If people see the late night emails, I want them to know it's balanced with leaving early. I want them to know I WFH Monday and log off early to be with my kids. I want them to know I'm not available on Wednesdays, because that's my day with my four year old. I want them to know that I flex my hours ad hoc, to get to kids’ events when I’m able.

7. Help smash the 'walk of shame'

As someone whose identity has been too heavily built on my work ethic, arriving 'late' and leaving 'early' is hard. Excruciatingly hard, and shameful. I've had to fight hard against it.

I used to sneak out quietly hoping no one noticed. I used to work back past the time I knew I needed to leave, and pray that traffic wasn't bad so I wouldn’t be late for pick up. I used to rush the kids of a morning (“come on, come on, quick quick, what are you doing, hurry up please”), setting us all up into a terrible headspace to start the day, in the hopes I could arrive at the office a few minutes earlier. But what for??

Having a team around me who do not book early meetings, and know what time I'm supposed to leave and say kindly "Stace, what're you still doing here", absolutely helps. It gives me permission. It makes others aware. It helps me feel I'm not 'less-than'.

8. Talk about getting enough sleep

This is important for all humans, not just working mothers. So why don’t we talk about it more? It's a thing that causes conflict, about something that wouldn’t have mattered, simply because someone is just tired.

Working too late and getting up early for the gym, for me equals being crankiest of an early evening. That’s right when I'm home with my kids. It's not who I want to be. It's not fair to my kids.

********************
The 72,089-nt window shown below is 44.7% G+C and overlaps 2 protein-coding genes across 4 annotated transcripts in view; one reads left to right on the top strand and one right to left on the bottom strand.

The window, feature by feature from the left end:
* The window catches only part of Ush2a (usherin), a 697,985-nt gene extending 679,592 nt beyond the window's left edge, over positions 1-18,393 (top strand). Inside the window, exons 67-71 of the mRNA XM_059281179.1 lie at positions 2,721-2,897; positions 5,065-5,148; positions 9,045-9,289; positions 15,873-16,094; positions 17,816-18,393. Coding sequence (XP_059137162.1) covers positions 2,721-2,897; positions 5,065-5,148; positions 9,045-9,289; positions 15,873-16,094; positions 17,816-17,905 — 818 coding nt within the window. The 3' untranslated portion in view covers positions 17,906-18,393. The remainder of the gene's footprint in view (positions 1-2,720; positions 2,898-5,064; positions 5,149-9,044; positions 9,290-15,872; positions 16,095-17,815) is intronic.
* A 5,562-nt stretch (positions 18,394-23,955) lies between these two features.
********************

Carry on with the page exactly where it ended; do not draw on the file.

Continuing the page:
So, I've had to switch it up so that the nights before I'm up early, I'm logged off no later than 9pm, so I'm still asleep by 10pm and getting no less than seven hours sleep, absolute minimum (ideally it's eight).

(As a side note for anyone else struggling with sleep, I do find that if I get a run of really good nights of sleep, I'll often then have one night of just a few hours, despite best efforts. And I was making that wrong, and stressing myself out about it. And losing sleep over it. But I've decided that's normal, and just to roll with it. Just me? And I’ve done a bunch of reading and research, and have found a tactic that works for me.)

9. Watch your unconscious bias

This plays out in a whole bunch of ways.

I'm not judging it - it's "unconscious" because it's unconscious. It's no one's fault. At the same time, if you can become aware of it, you can change it.